They’re parts of everyday motoring that we’ve taken for granted for years. But very soon we could look at our car key and steering wheel in a completely different light. French car company DS Automobiles has come up with a key that doubles as a payment card. And Jaguar Land Rover is working on a steering wheel that could revolutionise the way we own cars.
Drivers are struggling to come to terms with driverless cars. Recent research shows that people are suspicious of giving up control of their car and relying on computers.
The studies have been carried out for technology company Continental and insurer Direct Line. These reveal people are struggling to see the real-world benefits in driverless cars. The Continental report claims 37 per cent of people say humans are becoming too reliant on technology. Meanwhile 36 per cent think there are too many risks associated with the technology, such as it being hacked.
The Direct Line study backs this up. It found drivers equally split over whether the roads will be made safer or more dangerous. And a piece of work done on driverless cars reveals that we’re unlikely to reap any real road safety rewards from the technology until every car on the road is driverless. It seems the road towards autonomous vehicles is already a rocky one.
What do we really think of driverless cars?
That familiar feeling of waiting for traffic lights to wake up and turn green could be a thing of the past thanks to new intelligent signals.
Currently the majority of lights on Britain’s roads are programmed to change at timed intervals. And with the number of signals growing from 23,000 in 1994 to 33,000 in 2014, it’s estimated traffic lights add two minutes to every car journey made. Incredibly, that’s calculated to cost the nation’s economy £16bn a year, or one per cent of GDP.
So what can be done about traffic lights and hold-ups? Experts say the answer is a new generation of intelligent traffic light.
Aren’t some traffic lights ‘smart’ already?
Autonomous cars are just around the corner. Or are they? It’s the tech everyone’s talking about, yet the reality is we know very little about it. And what we do know is confusingly bound up in reams of legislation. So, let’s try to find answers to 10 of the most obvious questions.
What are autonomous cars?
These are cars that use electronics to control the driving process. But there’s a difference between an autonomous or self-driving car and a driverless car. A self-driving car needs a driver at its helm. A driverless car doesn’t. While a driverless car must be self-driving, a self-driving car isn’t always driverless.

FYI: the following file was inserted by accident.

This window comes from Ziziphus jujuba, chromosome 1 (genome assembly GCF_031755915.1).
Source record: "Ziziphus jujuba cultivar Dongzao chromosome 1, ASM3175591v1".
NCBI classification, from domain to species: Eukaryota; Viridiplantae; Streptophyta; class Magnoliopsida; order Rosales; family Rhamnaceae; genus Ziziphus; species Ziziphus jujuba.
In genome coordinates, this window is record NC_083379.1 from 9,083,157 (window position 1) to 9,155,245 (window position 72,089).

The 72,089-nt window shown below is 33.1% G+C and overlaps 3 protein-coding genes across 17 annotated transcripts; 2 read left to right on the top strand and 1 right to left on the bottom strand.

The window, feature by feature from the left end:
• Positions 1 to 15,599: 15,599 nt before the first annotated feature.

Will autonomous cars stop driving for fun?
As an acknowledged leader in the field of electric self-driving cars, California-based Tesla is the golden boy of the Golden State. But over the last couple of weeks, dazzling-white smiles have been thin on the ground at the American car maker. Hackers have revealed they could take over a Tesla’s brakes, open the boot and unlock doors, operate the indicators and even move the electrically adjusted seats.
The cyber attack was carried out remotely by Chinese hackers. Tesla has confirmed that it was informed of the vulnerability in its software and systems several weeks ago, and has subsequently issued updated software as a free download to all affected customers.
The American electric car manufacturer worked with Keen Security Lab, which approached Tesla after discovering the weak areas that led to the hack. Keen Security Lab is part of Tencent, one of the giants of China’s booming technology and communications industry.
How was the Tesla Model S ‘hacked’?
Driverless cars will be a reality within a decade and a proposed new bill that’s part of the Queen’s Speech will pave the way for it. The Queen has revealed legislation that will be introduced to allow driverless cars to be insured with regular policies. The government hopes it will result in cars that are autonomous (control themselves) becoming a common sight by 2025.
Currently, the insurance industry believes 94 per cent of crashes are caused by human error. Driverless cars would cut this figure significantly. Independent organisation Thatcham Research, which works with the insurers to assess how expensive cars are to repair, has put together this timeline on how we’ll move into a world of driverless cars. Continue reading